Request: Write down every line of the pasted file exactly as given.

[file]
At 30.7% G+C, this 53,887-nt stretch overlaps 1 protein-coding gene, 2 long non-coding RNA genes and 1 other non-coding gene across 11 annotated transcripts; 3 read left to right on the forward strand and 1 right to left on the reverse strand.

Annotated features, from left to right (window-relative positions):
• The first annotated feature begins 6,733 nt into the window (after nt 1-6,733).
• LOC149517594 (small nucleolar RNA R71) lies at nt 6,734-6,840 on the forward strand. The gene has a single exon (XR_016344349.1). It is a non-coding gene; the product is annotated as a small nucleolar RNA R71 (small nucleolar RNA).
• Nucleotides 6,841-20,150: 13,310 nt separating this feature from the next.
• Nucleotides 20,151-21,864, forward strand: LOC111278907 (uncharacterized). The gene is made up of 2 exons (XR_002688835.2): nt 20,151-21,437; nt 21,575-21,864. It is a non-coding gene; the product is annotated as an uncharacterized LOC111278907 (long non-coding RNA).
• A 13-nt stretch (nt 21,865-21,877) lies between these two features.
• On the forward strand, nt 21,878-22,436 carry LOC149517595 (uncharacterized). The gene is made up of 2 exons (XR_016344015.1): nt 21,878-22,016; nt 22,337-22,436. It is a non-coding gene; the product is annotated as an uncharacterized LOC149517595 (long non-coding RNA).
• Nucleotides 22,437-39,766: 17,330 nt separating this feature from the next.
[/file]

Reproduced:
At 30.7% G+C, this 53,887-nt stretch overlaps 1 protein-coding gene, 2 long non-coding RNA genes and 1 other non-coding gene across 11 annotated transcripts; 3 read left to right on the forward strand and 1 right to left on the reverse strand.

Annotated features, from left to right (window-relative positions):
• The first annotated feature begins 6,733 nt into the window (after nt 1-6,733).
• LOC149517594 (small nucleolar RNA R71) lies at nt 6,734-6,840 on the forward strand. The gene has a single exon (XR_016344349.1). It is a non-coding gene; the product is annotated as a small nucleolar RNA R71 (small nucleolar RNA).
• Nucleotides 6,841-20,150: 13,310 nt separating this feature from the next.
• Nucleotides 20,151-21,864, forward strand: LOC111278907 (uncharacterized). The gene is made up of 2 exons (XR_002688835.2): nt 20,151-21,437; nt 21,575-21,864. It is a non-coding gene; the product is annotated as an uncharacterized LOC111278907 (long non-coding RNA).
• A 13-nt stretch (nt 21,865-21,877) lies between these two features.
• On the forward strand, nt 21,878-22,436 carry LOC149517595 (uncharacterized). The gene is made up of 2 exons (XR_016344015.1): nt 21,878-22,016; nt 22,337-22,436. It is a non-coding gene; the product is annotated as an uncharacterized LOC149517595 (long non-coding RNA).
• Nucleotides 22,437-39,766: 17,330 nt separating this feature from the next.